My footsteps were the only sounds breaking through the night, pounding out a frantic rhythm on the broken pavement flying past under my feet. There was no wind and little moon. The darkness would have been nearly complete had it not been for the small head-lamp pointed out from my forehead at the undulating road ahead. My eyes couldn’t make out the track of the road, but I could see red and green flashing lights on the backs of runners ahead of me. They were moving slowly and I was catching them at a brisk pace. I used their position relative to me to guess which way the road was going to go next.
If I had looked at the time, it would have been just after four in the morning. We had traversed nearly 200 miles of highways and back roads from Mt. Hood toward the Pacific Ocean, this being the closing stages of the Hood to Coast Relay. My legs were tired. They were aching from almost a half-marathon that I had run earlier that day and night. Now I was trying to push myself through the last seven miles of dark country roads to finish my part of this effort. I was only about half-way through this section of the course, which meant I had another three miles or more to go.
Nearly at the point of cracking, my mind was starting to tell my legs that they could give up. And that’s when it happened. I closed my eyes. I closed them and kept them closed. I focused. I quietly commanded myself to breathe the pain out with each exhale. “Push it out, push it out” I thought. And there with my eyes closed, rumbling through the dark, I turned off the pain in my legs and started running even faster.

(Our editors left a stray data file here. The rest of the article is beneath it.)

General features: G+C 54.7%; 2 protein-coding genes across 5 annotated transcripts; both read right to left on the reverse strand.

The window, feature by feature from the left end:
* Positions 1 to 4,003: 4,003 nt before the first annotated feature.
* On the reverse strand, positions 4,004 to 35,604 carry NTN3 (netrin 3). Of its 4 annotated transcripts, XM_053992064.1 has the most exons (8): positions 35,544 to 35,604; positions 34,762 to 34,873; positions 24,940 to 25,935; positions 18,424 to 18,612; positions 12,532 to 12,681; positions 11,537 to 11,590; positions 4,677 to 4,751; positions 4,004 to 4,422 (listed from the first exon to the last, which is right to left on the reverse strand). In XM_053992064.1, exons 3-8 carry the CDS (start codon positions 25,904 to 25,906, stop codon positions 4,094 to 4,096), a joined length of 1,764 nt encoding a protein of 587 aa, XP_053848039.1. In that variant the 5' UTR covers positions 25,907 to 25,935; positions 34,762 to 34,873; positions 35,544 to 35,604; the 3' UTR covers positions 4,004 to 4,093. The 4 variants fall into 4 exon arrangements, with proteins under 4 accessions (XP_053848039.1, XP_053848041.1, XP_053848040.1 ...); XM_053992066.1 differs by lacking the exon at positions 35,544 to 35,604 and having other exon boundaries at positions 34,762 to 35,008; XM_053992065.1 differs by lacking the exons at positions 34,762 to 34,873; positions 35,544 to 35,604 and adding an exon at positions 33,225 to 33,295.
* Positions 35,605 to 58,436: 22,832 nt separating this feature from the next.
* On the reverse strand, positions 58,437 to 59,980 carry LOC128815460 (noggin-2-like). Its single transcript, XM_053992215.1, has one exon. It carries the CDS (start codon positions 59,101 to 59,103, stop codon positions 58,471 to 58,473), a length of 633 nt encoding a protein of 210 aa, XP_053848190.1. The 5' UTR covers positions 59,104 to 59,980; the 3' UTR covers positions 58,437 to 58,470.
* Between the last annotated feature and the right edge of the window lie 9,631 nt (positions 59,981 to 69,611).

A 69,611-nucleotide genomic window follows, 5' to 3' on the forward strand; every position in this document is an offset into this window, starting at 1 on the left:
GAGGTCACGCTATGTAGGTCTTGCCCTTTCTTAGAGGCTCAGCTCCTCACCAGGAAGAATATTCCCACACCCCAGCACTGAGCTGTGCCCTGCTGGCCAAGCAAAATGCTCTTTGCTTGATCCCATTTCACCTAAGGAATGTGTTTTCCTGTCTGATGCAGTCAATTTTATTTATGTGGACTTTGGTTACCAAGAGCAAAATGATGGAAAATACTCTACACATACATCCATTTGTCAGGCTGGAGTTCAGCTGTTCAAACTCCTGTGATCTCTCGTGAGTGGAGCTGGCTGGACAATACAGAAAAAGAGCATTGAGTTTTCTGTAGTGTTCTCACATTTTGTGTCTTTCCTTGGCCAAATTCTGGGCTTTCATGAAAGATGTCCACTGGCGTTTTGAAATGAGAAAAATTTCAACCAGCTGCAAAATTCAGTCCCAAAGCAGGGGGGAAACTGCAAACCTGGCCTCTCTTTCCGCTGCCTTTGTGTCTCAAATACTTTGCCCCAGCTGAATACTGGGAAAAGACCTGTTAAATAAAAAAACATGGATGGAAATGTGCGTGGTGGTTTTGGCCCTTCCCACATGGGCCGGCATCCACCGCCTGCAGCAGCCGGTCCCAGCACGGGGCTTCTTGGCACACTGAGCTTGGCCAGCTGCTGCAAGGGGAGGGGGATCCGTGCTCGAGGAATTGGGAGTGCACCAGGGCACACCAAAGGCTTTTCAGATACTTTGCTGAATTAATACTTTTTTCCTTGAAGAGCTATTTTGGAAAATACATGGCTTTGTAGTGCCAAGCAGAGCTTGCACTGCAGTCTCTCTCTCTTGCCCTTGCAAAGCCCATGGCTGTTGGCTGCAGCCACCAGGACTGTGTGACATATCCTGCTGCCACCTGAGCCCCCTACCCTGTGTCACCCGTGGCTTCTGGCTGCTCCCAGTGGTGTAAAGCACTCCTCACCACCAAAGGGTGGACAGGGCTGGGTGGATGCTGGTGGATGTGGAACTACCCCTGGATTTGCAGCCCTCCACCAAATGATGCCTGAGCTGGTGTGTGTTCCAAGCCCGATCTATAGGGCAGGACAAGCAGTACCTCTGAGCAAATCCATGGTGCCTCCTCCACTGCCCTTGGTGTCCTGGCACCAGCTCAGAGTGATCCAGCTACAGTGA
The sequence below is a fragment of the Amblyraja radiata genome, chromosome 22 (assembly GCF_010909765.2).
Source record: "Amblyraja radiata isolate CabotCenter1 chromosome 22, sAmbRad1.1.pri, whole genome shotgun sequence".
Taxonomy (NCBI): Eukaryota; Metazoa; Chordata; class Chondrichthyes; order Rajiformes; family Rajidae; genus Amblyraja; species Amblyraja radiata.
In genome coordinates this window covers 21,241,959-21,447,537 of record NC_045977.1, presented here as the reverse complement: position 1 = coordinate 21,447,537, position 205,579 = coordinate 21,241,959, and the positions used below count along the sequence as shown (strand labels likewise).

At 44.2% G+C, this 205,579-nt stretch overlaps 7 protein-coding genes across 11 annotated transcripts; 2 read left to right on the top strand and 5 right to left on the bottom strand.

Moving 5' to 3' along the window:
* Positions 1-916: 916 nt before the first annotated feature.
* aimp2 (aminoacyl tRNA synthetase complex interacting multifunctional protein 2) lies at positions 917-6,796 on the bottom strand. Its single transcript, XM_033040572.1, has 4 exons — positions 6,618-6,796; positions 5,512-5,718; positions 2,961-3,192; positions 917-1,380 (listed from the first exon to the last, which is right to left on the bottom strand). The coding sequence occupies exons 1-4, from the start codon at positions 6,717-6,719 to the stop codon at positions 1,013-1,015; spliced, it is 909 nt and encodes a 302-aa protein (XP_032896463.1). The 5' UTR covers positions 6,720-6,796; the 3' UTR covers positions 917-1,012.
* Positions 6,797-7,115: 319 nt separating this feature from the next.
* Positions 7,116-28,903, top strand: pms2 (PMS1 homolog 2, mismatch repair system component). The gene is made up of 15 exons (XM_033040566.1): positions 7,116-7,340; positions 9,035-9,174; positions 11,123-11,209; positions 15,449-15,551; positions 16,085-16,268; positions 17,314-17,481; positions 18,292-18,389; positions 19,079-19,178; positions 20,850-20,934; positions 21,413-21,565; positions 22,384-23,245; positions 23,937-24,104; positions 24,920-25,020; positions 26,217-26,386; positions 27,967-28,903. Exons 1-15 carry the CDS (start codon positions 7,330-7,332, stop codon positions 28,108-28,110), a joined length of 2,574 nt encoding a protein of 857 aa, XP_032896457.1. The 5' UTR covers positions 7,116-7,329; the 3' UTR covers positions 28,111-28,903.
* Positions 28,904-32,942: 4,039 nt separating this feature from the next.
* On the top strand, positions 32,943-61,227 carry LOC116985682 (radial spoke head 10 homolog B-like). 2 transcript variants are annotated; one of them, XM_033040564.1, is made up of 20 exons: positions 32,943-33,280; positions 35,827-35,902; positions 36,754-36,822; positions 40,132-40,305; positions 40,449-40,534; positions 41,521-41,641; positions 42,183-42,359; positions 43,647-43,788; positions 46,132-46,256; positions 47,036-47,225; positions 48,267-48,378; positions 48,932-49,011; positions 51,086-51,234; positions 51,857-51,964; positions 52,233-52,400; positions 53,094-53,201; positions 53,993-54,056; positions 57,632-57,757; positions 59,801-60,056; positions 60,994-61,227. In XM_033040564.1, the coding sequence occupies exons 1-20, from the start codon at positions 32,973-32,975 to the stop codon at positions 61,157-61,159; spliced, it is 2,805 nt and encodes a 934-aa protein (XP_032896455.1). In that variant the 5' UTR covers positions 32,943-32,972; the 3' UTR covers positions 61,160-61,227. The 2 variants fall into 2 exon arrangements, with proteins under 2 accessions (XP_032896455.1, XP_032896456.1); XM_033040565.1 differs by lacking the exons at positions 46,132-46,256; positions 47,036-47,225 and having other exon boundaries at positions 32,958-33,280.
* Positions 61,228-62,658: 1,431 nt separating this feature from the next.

Not long ago, I began practicing yoga. Quite honestly, I didn’t understand why I took it up. I understood that it would be good for my body, but I didn’t know what it would mean for my mind. I quickly learned that there is great power in having control over ones thoughts and the ability to control mental anguish, to shut off pain, to turn one faucet on while turning another off. I was starting to see how this could be useful in controlling the pain and torture that I had already been good at inflicting on myself in my racing.Now I was standing at the starting line of the ITU Duathlon World Championships in Gijon, Spain. With just a few minutes to the start of the race, the officials moved us up into position. Standing under the arch, I looked around me at some of the world’s best multi-sport enthusiasts. Hailing from countries all over the planet, these were the best in this quirky sporting outpost in which we run and bike and run again, just to see how fast we can go.
The past week had been full of moments when I wondered what I was doing among these men and women. Looking out my window at the road by the beach, I would catch a glimpse of a couple of guys busting out five minute miles and think, “wow, those guys look fast.” Then I’d see another group sizzle past on Cervelo P4s and I’d hope secretly, “maybe they’re pros?”
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